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Web Cleaning: To Contact or Not?

The need for companies to improve productivity without investing in complete new lines or equipment has resulted in an increasing interest in technologies that reduce waste and downtime. High on the list are web cleaning and static control systems, and while the latter is often a solution in its own right, it would be pointless to install the former if static is not being controlled, because the substrate is likely to be recontaminated quickly.

Web cleaning systems fall under two headings — noncontact and contact. Within those two groups there are a variety of offerings, and as a general rule, the cost of a noncontact system is greater.

Cost aside, if the production line is used for substrates with a sensitive coating or that are prone to marking, then a noncontact system will be the best option. This is also the situation with companies operating in fields in which it is desirable to have as few objects as possible touching the material, e.g., pharmaceutical packaging and LCD and plasma screen industries, etc.

During the past six months, there has been a trend for companies to invest in noncontact web cleaning systems even if the press or production line currently does not fall into the criteria above, simply because they want the flexibility to handle any substrate in the future.

The majority of systems invariably rely on some form of vacuum, although this on its own is unlikely to be sufficient. Whatever the technology employed, to operate effectively a web cleaner must break up the boundary layer of air that is entrained by the moving web, holding contamination firmly to the substrate's surface (any fast moving object will create a boundary layer of air near the surface).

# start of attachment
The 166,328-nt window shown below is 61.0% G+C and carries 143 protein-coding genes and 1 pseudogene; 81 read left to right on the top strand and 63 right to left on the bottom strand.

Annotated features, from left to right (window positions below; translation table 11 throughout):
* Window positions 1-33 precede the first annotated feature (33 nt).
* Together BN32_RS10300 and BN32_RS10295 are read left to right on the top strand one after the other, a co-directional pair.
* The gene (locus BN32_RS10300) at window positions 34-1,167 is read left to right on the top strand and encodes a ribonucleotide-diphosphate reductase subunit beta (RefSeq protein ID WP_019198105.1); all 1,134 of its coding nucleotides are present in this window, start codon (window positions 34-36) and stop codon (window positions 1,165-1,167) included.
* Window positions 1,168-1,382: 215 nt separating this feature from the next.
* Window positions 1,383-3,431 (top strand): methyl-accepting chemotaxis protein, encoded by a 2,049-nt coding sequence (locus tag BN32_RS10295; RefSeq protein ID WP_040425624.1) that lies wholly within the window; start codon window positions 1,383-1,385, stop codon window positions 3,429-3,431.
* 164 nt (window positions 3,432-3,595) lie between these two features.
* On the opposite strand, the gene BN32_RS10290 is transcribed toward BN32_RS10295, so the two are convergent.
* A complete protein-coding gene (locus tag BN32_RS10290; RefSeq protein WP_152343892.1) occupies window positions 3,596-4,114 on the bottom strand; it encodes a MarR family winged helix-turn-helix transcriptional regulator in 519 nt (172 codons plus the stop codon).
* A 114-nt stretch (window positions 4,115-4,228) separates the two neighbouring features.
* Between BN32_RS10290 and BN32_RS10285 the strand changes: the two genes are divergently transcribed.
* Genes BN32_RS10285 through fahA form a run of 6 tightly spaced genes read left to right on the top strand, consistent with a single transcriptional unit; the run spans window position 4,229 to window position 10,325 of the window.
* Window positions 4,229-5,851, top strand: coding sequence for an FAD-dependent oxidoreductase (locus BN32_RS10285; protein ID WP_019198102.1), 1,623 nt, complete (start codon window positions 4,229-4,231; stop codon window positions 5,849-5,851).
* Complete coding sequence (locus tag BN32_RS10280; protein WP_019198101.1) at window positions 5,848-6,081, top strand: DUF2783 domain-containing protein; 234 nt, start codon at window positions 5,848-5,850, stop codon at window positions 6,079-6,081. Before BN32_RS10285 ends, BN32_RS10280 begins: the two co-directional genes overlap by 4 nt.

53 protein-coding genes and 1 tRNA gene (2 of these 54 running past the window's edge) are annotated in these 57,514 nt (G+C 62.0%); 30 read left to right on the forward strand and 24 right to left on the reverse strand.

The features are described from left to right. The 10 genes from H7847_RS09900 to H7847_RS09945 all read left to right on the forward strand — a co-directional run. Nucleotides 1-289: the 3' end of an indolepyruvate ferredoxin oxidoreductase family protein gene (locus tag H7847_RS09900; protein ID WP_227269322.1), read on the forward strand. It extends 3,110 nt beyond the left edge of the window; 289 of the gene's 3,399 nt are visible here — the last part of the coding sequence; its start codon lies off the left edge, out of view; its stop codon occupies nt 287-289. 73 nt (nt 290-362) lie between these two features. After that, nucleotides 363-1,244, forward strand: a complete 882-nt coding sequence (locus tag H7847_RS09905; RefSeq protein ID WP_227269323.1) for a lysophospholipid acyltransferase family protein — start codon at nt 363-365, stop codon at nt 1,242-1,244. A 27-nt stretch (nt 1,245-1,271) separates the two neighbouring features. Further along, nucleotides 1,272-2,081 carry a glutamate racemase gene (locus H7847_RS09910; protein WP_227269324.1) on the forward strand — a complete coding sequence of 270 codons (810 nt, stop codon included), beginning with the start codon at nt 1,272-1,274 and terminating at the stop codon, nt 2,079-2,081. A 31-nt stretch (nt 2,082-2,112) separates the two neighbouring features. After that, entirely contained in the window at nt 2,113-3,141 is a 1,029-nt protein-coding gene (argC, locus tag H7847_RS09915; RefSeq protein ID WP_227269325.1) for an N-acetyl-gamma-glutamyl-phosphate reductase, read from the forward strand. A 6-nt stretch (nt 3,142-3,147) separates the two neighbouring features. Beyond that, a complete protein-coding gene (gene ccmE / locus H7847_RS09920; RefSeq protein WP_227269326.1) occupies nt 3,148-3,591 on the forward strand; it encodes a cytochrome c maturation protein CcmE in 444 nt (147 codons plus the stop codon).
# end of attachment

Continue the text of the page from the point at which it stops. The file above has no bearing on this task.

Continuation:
Contact Systems

Contact web cleaners fall under the following broad headings:

  • Vacuum Systems | Typically the web is in contact with a low friction part of the web cleaning manifold, which breaks the boundary layer of air, allowing the contaminants to be vacuumed from the surface. Systems commonly incorporate active AC static control bars before and after the vacuum slot. Depending on the system, the vacuum is generated by compact extraction units or three-phase fan units that include filtration ranging from F8 grade (90%-95% efficient at 0.4 micron) to 5 micron respectively.
  • Tacky (Elastomer) Rollers | These systems use a sticky roller, driven by contact with the moving web, to pull off debris and fibers. The roller is in contact with a second roller that employs more adhesive, which in turn takes up the contaminants. The systems are relatively inexpensive, easy to install, and on the whole provide adequate results. The main complaints from users are the cost of buying the replacement sheets for the second roller, the time it takes to fit them, and if the sheets are not replaced, then performance decreases as the roller becomes more saturated with contaminates.
  • Brush Systems | This style of system is probably the least popular among users due to the common design, which typically involves the web being “scrubbed” by a range of brushes. Even if the web is not susceptible to marking, the process can appear harsh. One of the main benefits is a relatively small cross section manifold.

Noncontact Systems

Noncontact systems can broadly be grouped as follows:

  • Boundary Layer | These systems are the latest breed. They function by creating a powerful layer of air that breaks the web boundary layer, which is then “sheared” into a vacuum chamber. Boundary layer systems have low running costs and no consumable costs. Systems include active AC static control bars. As with vacuum systems, a range of extraction units is available.